1. andrey_smirnov says:

Usually a question involves one of two options for working on it:

1) the possibility of reformulating it into a statement: is it true that the Sun is a yellow dwarf star? = �”The sun is a yellow dwarf”. Such a statement implies evaluating the truth in Boolean algebra as 0 or 1.�

2) the ability to answer in the form of a list of the most significant properties, which is equivalent to a dictionary definition. For example: “What is a parallelogram?” “a parallelogram is a quadrilateral whose opposite sides are pairwise equal and parallel.” The original question essentially boils down to the first case: finding properties that define an object.

Moreover, the logical notation of these statements must contain the existence quantifier∃. The symbol is read as “exists”. There is also the universal quantifier: чит is read as “all”, or “for all”.�

For example: ∃x P(x) – read as ” there exists x such that the property P(x) is true for it. This is the standard form for writing properties of any associated variable x in mathematical logic. A variable is called bound if it is affected by one of the above quantifiers.

Your question can be restated as follows:” list everything that exists”, or”name the essential properties of everything that exists”. Both options are equivalent. In the first case, a simple enumeration does not give us anything interesting.

Consider the second case. What is the existing one? In this case, the second option is suitable for us – to give a definition. For example: existing is something that exists. As can be observed, this formulation is tautological, and it does not add any new knowledge. In formula form, it looks like this: ∀x ∃x if ∃x – “for all x exists x if x exists”. All.

This was noticed by Immanuel Kant, and therefore he wrote that existence is not a property. This division exists in logic to this day – therefore, the existence and universality quantifiers are a separate type of logical symbols – these are not properties of P(x), but quantifiers.

The great German mathematician of the last century, David Hilbert, suggested that everything that does not lead to logical contradictions should be considered existing in mathematics. Therefore, we can afford to say that what exists in the world does not lead to logical contradictions with the laws of the universe.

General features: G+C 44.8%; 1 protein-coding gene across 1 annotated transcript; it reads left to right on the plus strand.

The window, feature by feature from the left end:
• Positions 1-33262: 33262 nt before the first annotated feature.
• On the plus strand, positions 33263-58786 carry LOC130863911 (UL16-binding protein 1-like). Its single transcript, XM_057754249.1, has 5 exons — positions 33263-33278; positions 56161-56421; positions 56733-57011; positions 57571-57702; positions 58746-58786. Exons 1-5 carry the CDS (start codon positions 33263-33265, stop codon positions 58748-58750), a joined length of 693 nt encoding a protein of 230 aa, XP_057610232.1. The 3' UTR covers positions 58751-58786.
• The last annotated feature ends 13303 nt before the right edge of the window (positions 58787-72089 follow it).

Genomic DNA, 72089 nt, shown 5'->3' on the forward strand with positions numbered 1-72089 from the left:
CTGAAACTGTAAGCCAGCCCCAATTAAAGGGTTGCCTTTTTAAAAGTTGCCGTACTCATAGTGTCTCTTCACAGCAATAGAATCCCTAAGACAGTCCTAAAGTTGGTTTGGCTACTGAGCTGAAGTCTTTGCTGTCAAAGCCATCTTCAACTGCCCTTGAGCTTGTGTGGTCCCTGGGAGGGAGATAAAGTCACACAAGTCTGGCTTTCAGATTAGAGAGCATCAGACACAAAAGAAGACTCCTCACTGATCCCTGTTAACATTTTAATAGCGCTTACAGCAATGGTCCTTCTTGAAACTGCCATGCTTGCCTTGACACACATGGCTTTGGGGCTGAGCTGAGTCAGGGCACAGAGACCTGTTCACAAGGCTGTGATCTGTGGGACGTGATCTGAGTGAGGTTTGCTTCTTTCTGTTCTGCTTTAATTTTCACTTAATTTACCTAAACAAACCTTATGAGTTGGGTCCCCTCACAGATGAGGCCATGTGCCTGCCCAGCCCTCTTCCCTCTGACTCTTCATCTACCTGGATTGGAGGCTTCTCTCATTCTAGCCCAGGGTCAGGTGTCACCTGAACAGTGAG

We can recall the definition of existence given by the English analytical philosopher of language, mathematician and logician, Willard Quine – “to be is to be the value of a bound variable”. Because a bound variable, as I noted above, is bound by quantifiers of universality or existence. And if the variable really has some value (some object), then the statement about the existence of this object, written in the form of some set of characters, becomes meaningful. Otherwise, we are faced with linguistic nonsense.

2. andrey_kartashev says:

Сogito ergo sum. I think, so I exist.

I think it's hard to have doubts about the existence of yourself. But the existence of a world outside of your consciousness is already a more complex question. We are limited in our knowledge of the world by our senses. What we can't see, touch, hear, etc., simply doesn't exist for us.

But does this mean that there is everything that we can perceive with our senses? No, and again no. Our brain only processes and reproduces the information that comes to it, and we all know that it does not always cope with this task well. Using the same hallucinations as an example, we can understand that what subjectively exists for one person, objectively does not exist for the rest.

So we can be sure of the existence of the signals received and processed by our brains, and in the existence of precisely the final versions provided to our consciousness. About the true essence of things and its existence, we can only guess.